For leg and glute development, the squat box variant is underrated. Slowly descending to the box is critical because it pushes the quadriceps, glutes, and hamstrings to fire up eccentrically and maintain control throughout the movement. This is also a great time to practise squatting with your knees open, which only happens when you push your glutes and rotate your hips externally.
Sumo Dumbbell Squat
Patience is the name of the game with this sumo squat variant. To get the most out of your exercise, you'll rely on tempo, which will force your glutes to work even harder.
Dumbbells should be held about the waist. With your feet stretched out, stand somewhat wider than shoulder width. Place your weight firmly on your heels and lean your chest forward 30 degrees, as recommended by Contreras throughout the duration of the exercise.
Bend your knees and squat down on a four-count, keeping a little body lean while holding the weight. On the fourth rep, you should be able to reach the bottom of the action while maintaining your squat stance. Pause for three counts while squeezing your glutes before standing back up to your starting position. legs and repeat with your stronger side.
The back squat is an excellent method to simultaneously train your quadriceps, glutes, and hamstrings. It will also train your glutes harder than you think, which is important because powerful glutes are necessary. The back squat also requires you to lean your chest forward slightly, which works your glutes more than you may think.
Extended-Range, Side Lying Hip Extension
Another Instagram favourite, the Extended-Range, Side Lying Hip Extension, provides the glutes even more range of motion to work with.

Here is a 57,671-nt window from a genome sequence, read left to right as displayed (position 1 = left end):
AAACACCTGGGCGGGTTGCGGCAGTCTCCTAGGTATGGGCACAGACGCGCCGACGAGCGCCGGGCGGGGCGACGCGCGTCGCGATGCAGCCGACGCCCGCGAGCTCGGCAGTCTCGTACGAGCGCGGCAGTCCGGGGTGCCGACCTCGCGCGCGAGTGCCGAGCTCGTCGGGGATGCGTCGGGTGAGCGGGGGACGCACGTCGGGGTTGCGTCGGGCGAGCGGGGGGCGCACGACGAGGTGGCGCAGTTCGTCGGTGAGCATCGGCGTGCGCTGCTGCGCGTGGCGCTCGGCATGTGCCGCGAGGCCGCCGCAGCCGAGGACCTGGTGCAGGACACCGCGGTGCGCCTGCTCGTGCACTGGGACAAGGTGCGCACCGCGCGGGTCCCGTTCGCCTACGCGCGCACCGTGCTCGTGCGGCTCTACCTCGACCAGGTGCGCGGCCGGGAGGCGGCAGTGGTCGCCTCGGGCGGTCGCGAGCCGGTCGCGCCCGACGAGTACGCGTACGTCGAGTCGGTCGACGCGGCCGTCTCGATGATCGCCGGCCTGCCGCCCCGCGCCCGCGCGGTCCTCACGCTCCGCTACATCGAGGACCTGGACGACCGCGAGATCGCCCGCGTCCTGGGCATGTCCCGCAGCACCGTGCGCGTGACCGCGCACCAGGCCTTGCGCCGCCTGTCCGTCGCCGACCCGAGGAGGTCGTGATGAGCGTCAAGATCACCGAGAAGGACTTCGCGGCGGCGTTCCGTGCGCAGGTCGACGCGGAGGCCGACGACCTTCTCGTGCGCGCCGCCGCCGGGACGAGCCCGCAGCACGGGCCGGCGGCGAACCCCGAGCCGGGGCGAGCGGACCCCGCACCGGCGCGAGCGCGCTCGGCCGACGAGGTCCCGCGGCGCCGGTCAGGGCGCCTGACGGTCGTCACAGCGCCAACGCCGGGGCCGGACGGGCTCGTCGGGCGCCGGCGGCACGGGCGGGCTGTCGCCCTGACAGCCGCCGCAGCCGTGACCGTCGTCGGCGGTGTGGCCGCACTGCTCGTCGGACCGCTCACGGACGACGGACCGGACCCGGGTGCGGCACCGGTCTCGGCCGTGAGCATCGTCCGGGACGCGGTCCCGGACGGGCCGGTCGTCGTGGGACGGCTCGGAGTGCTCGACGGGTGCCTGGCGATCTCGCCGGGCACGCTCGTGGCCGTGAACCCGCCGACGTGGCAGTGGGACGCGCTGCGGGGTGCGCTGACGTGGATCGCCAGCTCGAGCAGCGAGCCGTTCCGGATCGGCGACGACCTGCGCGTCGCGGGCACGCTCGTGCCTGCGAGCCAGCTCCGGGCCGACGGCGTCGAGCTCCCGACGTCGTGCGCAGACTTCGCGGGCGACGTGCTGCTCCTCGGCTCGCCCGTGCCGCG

"A bigger stretch on the hips at the bottom of the exercise is attainable because of the longer range of motion off of a bench," adds Contreras. "The more a muscle is stretched under stress, the higher the potential hypertrophy (or muscular growth) stimulation."
Lie on your side on a bench with your leg bent, leaning on your elbow. Extend the other leg beyond the bench's edge. Contreras suggests moving your extended foot inward for hip internal rotation.
Raise your leg into abduction as high as you can while maintaining a smooth and steady action.
Contreras suggests adding an ankle weight once you've mastered the exercise to boost the difficulty and kickstart muscular growth.
When you execute a single-leg deadlift, your glutes are pushed in two ways. To begin, you're exercising your glutes in the same way as you would with traditional deadlifts: Squeeze them actively on the side with your foot on the ground at the top of each rep. In addition, you'll be performing the following: To avoid you from tilting to one side or the other, both sides of your glutes must stabilise in the "frontal" plane. It's glute mayhem when done right.
Quadruped Hip Extension
Because it displays a lovely view of the rear, you've undoubtedly seen this move on Instagram. But it doesn't mean it doesn't work; the quad hip extension, according to Contreras, is all about the enormous glute squeeze at the top of the exercise.
The technique may be performed virtually anywhere, making it an easy addition to any programme.
Align your spine and maintain your back flat on all fours. Keep one foot firmly on the ground and turn your foot out slightly for an external hip rotation while you lift the other leg. Keep your spine straightened and squeeze your glutes towards the end of the exercise. After a little while, return your knee to the ground.
The Romanian Deadlift
The Romanian deadlift will smash both your glutes and hamstrings. It's essential, one again, how you employ the deadlift to push into correct hip extension. As you descend, you should "feel" your hamstrings and glutes stretch. You must squeeze your glutes and thrust your hips forward slightly when standing up. The eccentric portion of the lift should allow you to "feel" your hamstrings and glutes before engaging them in the concentric phase.